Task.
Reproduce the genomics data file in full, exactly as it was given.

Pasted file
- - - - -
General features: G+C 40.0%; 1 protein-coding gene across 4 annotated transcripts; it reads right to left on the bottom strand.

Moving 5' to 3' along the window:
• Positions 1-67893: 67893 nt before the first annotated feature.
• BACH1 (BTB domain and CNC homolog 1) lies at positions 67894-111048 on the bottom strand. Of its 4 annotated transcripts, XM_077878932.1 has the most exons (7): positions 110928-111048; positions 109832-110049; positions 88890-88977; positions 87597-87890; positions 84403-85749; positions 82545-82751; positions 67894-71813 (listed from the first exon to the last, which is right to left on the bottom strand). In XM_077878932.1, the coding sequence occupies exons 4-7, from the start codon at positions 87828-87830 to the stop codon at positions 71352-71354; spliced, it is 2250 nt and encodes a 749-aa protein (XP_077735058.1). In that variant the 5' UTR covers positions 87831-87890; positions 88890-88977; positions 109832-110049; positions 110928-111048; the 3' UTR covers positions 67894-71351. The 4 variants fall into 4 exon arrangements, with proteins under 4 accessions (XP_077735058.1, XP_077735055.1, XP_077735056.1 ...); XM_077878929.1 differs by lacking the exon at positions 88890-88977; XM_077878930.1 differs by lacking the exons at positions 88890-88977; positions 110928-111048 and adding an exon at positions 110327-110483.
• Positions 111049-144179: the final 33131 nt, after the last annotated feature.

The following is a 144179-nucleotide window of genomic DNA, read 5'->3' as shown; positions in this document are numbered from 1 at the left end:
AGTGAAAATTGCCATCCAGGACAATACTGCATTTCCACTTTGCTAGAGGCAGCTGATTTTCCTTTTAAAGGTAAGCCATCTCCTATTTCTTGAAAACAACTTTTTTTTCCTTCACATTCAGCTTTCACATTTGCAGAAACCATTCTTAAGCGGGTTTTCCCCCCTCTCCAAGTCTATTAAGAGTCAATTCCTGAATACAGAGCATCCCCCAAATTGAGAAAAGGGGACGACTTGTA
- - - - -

General features: G+C 40.0%; 1 protein-coding gene across 4 annotated transcripts; it reads right to left on the bottom strand.

Moving 5' to 3' along the window:
• Positions 1-67893: 67893 nt before the first annotated feature.
• BACH1 (BTB domain and CNC homolog 1) lies at positions 67894-111048 on the bottom strand. Of its 4 annotated transcripts, XM_077878932.1 has the most exons (7): positions 110928-111048; positions 109832-110049; positions 88890-88977; positions 87597-87890; positions 84403-85749; positions 82545-82751; positions 67894-71813 (listed from the first exon to the last, which is right to left on the bottom strand). In XM_077878932.1, the coding sequence occupies exons 4-7, from the start codon at positions 87828-87830 to the stop codon at positions 71352-71354; spliced, it is 2250 nt and encodes a 749-aa protein (XP_077735058.1). In that variant the 5' UTR covers positions 87831-87890; positions 88890-88977; positions 109832-110049; positions 110928-111048; the 3' UTR covers positions 67894-71351. The 4 variants fall into 4 exon arrangements, with proteins under 4 accessions (XP_077735058.1, XP_077735055.1, XP_077735056.1 ...); XM_077878929.1 differs by lacking the exon at positions 88890-88977; XM_077878930.1 differs by lacking the exons at positions 88890-88977; positions 110928-111048 and adding an exon at positions 110327-110483.
• Positions 111049-144179: the final 33131 nt, after the last annotated feature.

The following is a 144179-nucleotide window of genomic DNA, read 5'->3' as shown; positions in this document are numbered from 1 at the left end:
AGTGAAAATTGCCATCCAGGACAATACTGCATTTCCACTTTGCTAGAGGCAGCTGATTTTCCTTTTAAAGGTAAGCCATCTCCTATTTCTTGAAAACAACTTTTTTTTCCTTCACATTCAGCTTTCACATTTGCAGAAACCATTCTTAAGCGGGTTTTCCCCCCTCTCCAAGTCTATTAAGAGTCAATTCCTGAATACAGAGCATCCCCCAAATTGAGAAAAGGGGACGACTTGTA